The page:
Including the link walks into campsites, the 50km total distance is broken into three main sections.
Palms line the trail from Wangi to Tjenya Falls, then wander through sometimes charred, open woodland to Walker Creek and a well-earned swim. Walker Creek to Florence Falls is a completely different experience with castle-shaped boulders and unusual sandstone formations, while the 20km from Florence to Wangi Falls is peppered with paperbark trees and pandanus palms.
The Tabletop Track is a perfect walk to appreciate the sublime isolation that can be had in the Top End. No power lines or people, just space and serenity.
Top 5 things to do at Litchfield National Park
1) Wangi Falls
Probably the most renowned and popular place in Litchfield. A pristine waterfall into a pool shaded by monsoon forest makes it a great place for a swim. A campground with a kiosk and great facilities makes it a great place to stay.
2) Florence Falls
With a spectacular view over the gorge, valley, the falls and down to the secluded plunge pool below, where you can cool off afterwards… What’s not to like about Florence Falls?!
3) Buley Rockhole
At a driving distance of just over an hour from Darwin, this is one of the favourite swimming spots for the locals. This series of pools carved into the ancient rock by small waterfalls is the perfect place for an all-natural spa bath.
4) Termite mounds
Monstrous 4m high Catherdral Termite mounds and the fascinating 2m Magnetic Termite mounds are unique to Northern Australia and can be up to 100 years old. The Magnetic Termite mounds are actually enormous natural magnetic compasses. The termites build them with their thin edges pointing north-south to maintain temperature and humidity within.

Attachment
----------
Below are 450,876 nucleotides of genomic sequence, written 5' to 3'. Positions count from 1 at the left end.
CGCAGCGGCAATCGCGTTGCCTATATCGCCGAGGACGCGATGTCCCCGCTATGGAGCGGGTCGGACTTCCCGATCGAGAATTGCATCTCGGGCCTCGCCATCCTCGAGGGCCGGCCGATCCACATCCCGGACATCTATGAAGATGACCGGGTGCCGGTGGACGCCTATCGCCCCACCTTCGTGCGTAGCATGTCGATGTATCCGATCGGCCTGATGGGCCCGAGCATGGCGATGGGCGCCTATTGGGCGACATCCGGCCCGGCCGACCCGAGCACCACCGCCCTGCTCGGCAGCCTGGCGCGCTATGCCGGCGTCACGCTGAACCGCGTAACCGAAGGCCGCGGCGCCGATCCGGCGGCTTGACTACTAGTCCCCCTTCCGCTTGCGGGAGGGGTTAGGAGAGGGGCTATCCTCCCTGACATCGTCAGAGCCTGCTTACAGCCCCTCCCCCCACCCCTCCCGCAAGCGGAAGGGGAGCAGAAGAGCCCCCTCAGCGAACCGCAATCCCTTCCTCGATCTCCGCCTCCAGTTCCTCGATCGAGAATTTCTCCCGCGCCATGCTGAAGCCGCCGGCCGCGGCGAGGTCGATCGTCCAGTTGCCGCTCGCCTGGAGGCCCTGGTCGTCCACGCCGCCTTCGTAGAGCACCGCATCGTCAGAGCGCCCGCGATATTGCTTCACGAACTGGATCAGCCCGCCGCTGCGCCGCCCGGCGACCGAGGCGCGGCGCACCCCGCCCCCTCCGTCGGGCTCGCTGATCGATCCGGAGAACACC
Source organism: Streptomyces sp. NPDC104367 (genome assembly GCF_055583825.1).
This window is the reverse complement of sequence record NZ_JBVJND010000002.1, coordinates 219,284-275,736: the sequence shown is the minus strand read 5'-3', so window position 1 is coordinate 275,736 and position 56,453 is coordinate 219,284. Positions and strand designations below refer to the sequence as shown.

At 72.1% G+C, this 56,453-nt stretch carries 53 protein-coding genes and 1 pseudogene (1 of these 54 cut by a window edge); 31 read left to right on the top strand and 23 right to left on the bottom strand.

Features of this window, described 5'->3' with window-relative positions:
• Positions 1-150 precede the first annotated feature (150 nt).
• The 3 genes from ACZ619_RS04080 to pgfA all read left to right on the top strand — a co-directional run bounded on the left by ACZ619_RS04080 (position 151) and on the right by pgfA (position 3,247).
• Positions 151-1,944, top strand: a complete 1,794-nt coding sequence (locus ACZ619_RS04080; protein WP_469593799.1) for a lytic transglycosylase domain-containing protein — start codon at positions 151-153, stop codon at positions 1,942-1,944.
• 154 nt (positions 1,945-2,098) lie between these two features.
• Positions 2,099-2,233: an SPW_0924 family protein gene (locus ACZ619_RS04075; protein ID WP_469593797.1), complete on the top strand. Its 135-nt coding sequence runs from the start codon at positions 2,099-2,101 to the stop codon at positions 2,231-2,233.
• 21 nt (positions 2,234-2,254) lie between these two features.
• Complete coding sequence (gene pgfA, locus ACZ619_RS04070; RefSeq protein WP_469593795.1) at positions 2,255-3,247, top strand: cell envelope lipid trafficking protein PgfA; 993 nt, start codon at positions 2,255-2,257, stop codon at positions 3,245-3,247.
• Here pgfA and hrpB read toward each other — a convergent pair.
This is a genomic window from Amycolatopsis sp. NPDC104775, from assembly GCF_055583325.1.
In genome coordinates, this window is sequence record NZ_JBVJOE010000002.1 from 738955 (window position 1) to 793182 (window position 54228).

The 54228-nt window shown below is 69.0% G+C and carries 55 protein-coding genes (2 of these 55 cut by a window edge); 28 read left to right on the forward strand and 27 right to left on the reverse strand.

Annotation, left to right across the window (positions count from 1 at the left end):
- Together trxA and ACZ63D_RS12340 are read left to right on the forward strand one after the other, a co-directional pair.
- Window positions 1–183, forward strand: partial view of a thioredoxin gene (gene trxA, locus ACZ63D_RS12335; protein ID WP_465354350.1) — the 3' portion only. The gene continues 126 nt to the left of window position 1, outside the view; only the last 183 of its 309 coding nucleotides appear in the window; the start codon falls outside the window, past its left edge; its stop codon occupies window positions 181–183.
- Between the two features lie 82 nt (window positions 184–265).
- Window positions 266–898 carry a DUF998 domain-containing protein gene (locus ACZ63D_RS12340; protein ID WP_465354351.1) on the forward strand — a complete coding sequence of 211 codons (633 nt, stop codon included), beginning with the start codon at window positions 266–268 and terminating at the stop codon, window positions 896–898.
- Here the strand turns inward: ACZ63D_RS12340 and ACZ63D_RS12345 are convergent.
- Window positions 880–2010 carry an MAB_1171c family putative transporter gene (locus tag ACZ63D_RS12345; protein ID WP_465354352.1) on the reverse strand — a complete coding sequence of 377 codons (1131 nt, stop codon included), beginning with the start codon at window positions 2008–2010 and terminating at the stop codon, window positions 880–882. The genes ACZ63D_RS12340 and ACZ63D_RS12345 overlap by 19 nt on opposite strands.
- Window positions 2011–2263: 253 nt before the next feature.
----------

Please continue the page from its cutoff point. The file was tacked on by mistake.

5) Explore The Lost City
A 4WD vehicle is a must for the track into The Lost City. As large as a small town, nature has carved what appears to be the ruins of an ancient city, with a maze of narrow alleys, into what is estimated to be over 500 million-year-old sandstone block and pillar formations.
You will find a map of the tracks – both walking and 4WD – on the Parks and Wildlife Commission of the Northern Territory’s website, along with all the attractions and facilities to get the best out of your visit.
- Look out for leeches!
- Observe the warning signs throughout the park… and be croc-wise!
- Always wear sun (and insect) protection, and carry plenty of water.
- To make the most of the sights, consider camping within the park.
- Bins are not provided in the park, so you’ll have to take all your rubbish with you.
- Generators are not permitted within the park.
- The weather starts to cool down in the early Dry Season, but the waterfalls will still be flowing spectacularly into May, June, and July.
- Kakadu is not the only highlight in the tropical Top End of Australia!
Whether you have a day, or a week to spare, Litchfield National Park is a little piece of hiking heaven. Find yourself in the “Lost City”, plunge into a pool or simply meander through a peaceful monsoon forest or savannah woodland… The vista is ever-changing and most definitely never boring!
Do you need a 4WD in Litchfield?
Definitely a bonus in the Wet Season, but not necessary for all areas. You will find a map of the tracks – both walking and 4WD – on the Parks and Wildlife Commission of the Northern Territory’s website, along with all the attractions and facilities to get the best out of your visit.
Is Litchfield National Park worth visiting?
Absolutely! Although the iconic Kakadu is not too far away, at a distance of about 115km (1.5 hrs), beautiful Litchfield is much closer to and more accessible from the capital of Australia’s Northern Territory. With plenty to see along the way from Darwin, and once there a magical maze of walking trails dotted with cascades of sparkling water tumbling into private plunge pools surrounded by monsoon forests… Some would even say they prefer Litchfield over Kakadu!!!